Fighting gun violence with creativity
Fed up with the gun violence plaguing the county and country, Hennepin County Attorney Mike Freeman entered into a collaboration with local playwright Syl Jones, and Mixed Blood theater artistic director Jack Reuler to bring an original play into area schools.
The three men kicked off the initial two-week theatrical tour with a news conference at Mixed Blood Theater on Friday, February 28. The play, Stars & Stripes, began its run Monday, March 3 with two shows at Southwest High School in Minneapolis.
“In the early ‘90s, when I was first county attorney, juvenile gun violence was way too high,” Freeman said. “We tried to figure out ways to do something about it. We sponsored a gun turn back program: $50 for your gun, no questions asked. We got 6,200 guns in seven days. The problem was we didn’t have enough dialog about why youth shouldn’t have guns. So, I commissioned a play by Syl Jones and directed by Jack Reuler called Gunplay. It talked in real practical terms why kids shouldn’t be carrying guns. Juvenile gun violence went way down. So, when gun violence started going up again, our management committee and I said, ‘let’s do another play. They said, ‘is Syl still in the business? Yes, he is. Is Jack Reuler in the business? Yes, he is.’ This reaches out to kids with live theater.”
In the play, three teenagers who have been friends since elementary school, find themselves inside a video game called “Stars & Stripes.” The game is a framing device and it is patterned after the “Call to Duty” series. If they win, the prize would be whatever they have dreamed of; however, there can be only one winner. Trying to win, the players must become nastier and more aggressive towards each other and have more of their own personal mistakes revealed. In the end, gunshots ring out and their lives are changed forever.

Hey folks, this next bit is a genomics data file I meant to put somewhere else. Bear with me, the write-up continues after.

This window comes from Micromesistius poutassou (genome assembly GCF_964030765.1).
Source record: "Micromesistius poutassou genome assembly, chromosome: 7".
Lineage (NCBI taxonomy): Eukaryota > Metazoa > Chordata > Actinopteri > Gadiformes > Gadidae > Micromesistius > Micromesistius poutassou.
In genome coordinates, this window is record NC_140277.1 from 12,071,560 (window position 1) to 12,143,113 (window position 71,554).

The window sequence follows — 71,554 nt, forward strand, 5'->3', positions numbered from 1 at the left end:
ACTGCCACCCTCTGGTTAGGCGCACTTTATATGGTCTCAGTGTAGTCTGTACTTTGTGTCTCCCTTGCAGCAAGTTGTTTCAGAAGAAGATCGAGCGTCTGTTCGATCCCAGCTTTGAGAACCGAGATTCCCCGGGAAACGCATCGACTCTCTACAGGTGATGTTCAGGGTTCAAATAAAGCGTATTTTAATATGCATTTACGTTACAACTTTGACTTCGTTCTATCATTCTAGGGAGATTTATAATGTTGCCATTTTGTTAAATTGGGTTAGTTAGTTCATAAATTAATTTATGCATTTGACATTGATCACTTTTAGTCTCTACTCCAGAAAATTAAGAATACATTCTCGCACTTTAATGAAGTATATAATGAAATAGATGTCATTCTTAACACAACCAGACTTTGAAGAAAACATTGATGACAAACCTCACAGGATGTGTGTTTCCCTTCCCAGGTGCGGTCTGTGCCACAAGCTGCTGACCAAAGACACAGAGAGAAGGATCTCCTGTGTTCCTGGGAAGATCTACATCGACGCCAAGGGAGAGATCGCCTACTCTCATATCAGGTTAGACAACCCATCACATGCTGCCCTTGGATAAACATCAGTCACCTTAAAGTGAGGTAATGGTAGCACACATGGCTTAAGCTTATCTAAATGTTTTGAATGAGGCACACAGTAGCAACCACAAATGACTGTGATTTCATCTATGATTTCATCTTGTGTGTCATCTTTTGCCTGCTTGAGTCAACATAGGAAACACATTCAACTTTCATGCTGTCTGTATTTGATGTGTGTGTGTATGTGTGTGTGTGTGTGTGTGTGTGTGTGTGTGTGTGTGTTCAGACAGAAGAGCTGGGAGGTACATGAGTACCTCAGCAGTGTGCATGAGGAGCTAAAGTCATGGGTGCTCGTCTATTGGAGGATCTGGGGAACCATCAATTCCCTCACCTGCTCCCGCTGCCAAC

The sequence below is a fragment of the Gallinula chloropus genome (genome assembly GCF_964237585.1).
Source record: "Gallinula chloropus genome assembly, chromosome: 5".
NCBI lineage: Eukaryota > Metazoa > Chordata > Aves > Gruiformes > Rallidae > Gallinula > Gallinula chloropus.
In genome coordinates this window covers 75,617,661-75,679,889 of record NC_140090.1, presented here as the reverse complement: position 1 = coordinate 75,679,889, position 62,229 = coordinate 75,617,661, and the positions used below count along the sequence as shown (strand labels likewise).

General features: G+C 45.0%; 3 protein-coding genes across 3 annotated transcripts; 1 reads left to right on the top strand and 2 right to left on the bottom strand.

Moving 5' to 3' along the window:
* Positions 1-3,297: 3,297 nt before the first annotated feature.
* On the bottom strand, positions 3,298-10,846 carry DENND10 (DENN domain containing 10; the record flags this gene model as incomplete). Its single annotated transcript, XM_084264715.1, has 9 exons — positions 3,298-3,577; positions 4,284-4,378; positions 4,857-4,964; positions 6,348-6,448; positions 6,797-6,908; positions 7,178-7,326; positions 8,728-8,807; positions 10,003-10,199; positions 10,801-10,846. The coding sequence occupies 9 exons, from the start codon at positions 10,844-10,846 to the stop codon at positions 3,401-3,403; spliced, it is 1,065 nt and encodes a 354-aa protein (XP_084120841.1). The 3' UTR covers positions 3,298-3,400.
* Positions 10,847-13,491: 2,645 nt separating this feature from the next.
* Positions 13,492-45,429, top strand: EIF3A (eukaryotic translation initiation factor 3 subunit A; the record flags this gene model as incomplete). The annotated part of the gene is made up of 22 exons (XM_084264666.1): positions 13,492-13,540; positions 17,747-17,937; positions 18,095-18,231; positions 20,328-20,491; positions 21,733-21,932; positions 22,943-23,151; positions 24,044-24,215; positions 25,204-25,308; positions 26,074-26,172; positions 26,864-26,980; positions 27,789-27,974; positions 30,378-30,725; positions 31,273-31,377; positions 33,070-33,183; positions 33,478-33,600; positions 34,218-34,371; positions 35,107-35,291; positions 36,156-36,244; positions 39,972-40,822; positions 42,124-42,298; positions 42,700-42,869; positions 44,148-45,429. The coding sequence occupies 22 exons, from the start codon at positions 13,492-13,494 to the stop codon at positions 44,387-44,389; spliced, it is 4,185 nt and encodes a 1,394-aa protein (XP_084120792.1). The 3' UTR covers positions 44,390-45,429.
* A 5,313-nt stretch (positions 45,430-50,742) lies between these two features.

Although guns are at the center of the play, they are referenced but never seen so as not to glamorize those instruments of death.
“When I was growing up in the 1960s, we considered anyone who brought a gun to a fist fight or who used a weapon to settle and argument to be a coward,” Jones said. “Obviously, we do not live in that kind of world anymore. I wrote Stars & Stripes as a video game for kids that is enacted on stage. It raises the question of who is behind this game, who benefits from it and what the long-term consequences are for the individuals who play it.”
“We use theater as a catalyst to eliminate the social plagues and reduce the isms of our society,” Reuler added. Bullying, parental involvement and other topics are also key elements.
For the play to be successful, it must be discussed with the students in the classroom. About 40 county attorney employees signed up to go into the classroom and lead discussions with the students. These volunteers include victim advocates, attorneys and other staff who attended facilitation training. There is also have a study guide created by juvenile prosecutors, advocates and staff who specialize in diversion programming to help guide the discussions.
Freeman said the money to write, produce and stage the play was provided solely from forfeiture dollars from drug crimes. It’s a nice symmetry, that their ill-gotten gains will now be used to educate young people not to follow down their path of crime and violence.
“What better way to use that money than for educating our kids about gun violence?” Freeman said.